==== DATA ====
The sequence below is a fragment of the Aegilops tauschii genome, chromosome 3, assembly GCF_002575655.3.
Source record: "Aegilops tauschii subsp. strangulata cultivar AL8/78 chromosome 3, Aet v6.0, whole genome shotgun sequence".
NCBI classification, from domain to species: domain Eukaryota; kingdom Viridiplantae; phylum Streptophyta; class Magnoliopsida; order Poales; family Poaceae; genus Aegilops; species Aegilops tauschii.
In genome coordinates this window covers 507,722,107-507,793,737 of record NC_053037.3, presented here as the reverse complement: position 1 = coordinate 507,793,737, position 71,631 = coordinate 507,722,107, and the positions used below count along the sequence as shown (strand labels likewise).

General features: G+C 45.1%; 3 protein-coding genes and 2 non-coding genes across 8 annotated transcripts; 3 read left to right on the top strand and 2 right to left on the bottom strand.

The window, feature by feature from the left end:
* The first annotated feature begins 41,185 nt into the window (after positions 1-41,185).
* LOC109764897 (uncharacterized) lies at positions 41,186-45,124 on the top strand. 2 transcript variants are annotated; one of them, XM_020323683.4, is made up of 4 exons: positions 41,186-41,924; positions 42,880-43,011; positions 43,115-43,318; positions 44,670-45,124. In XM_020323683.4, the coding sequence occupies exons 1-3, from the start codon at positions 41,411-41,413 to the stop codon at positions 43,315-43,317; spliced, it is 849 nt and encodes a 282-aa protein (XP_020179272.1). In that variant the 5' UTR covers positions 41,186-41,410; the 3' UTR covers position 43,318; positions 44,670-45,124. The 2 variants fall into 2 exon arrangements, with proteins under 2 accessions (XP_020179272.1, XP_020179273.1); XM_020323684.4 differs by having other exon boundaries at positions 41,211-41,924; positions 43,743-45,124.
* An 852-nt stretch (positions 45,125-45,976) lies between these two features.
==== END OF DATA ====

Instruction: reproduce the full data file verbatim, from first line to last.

The sequence below is a fragment of the Aegilops tauschii genome, chromosome 3, assembly GCF_002575655.3.
Source record: "Aegilops tauschii subsp. strangulata cultivar AL8/78 chromosome 3, Aet v6.0, whole genome shotgun sequence".
NCBI classification, from domain to species: domain Eukaryota; kingdom Viridiplantae; phylum Streptophyta; class Magnoliopsida; order Poales; family Poaceae; genus Aegilops; species Aegilops tauschii.
In genome coordinates this window covers 507,722,107-507,793,737 of record NC_053037.3, presented here as the reverse complement: position 1 = coordinate 507,793,737, position 71,631 = coordinate 507,722,107, and the positions used below count along the sequence as shown (strand labels likewise).

General features: G+C 45.1%; 3 protein-coding genes and 2 non-coding genes across 8 annotated transcripts; 3 read left to right on the top strand and 2 right to left on the bottom strand.

The window, feature by feature from the left end:
* The first annotated feature begins 41,185 nt into the window (after positions 1-41,185).
* LOC109764897 (uncharacterized) lies at positions 41,186-45,124 on the top strand. 2 transcript variants are annotated; one of them, XM_020323683.4, is made up of 4 exons: positions 41,186-41,924; positions 42,880-43,011; positions 43,115-43,318; positions 44,670-45,124. In XM_020323683.4, the coding sequence occupies exons 1-3, from the start codon at positions 41,411-41,413 to the stop codon at positions 43,315-43,317; spliced, it is 849 nt and encodes a 282-aa protein (XP_020179272.1). In that variant the 5' UTR covers positions 41,186-41,410; the 3' UTR covers position 43,318; positions 44,670-45,124. The 2 variants fall into 2 exon arrangements, with proteins under 2 accessions (XP_020179272.1, XP_020179273.1); XM_020323684.4 differs by having other exon boundaries at positions 41,211-41,924; positions 43,743-45,124.
* An 852-nt stretch (positions 45,125-45,976) lies between these two features.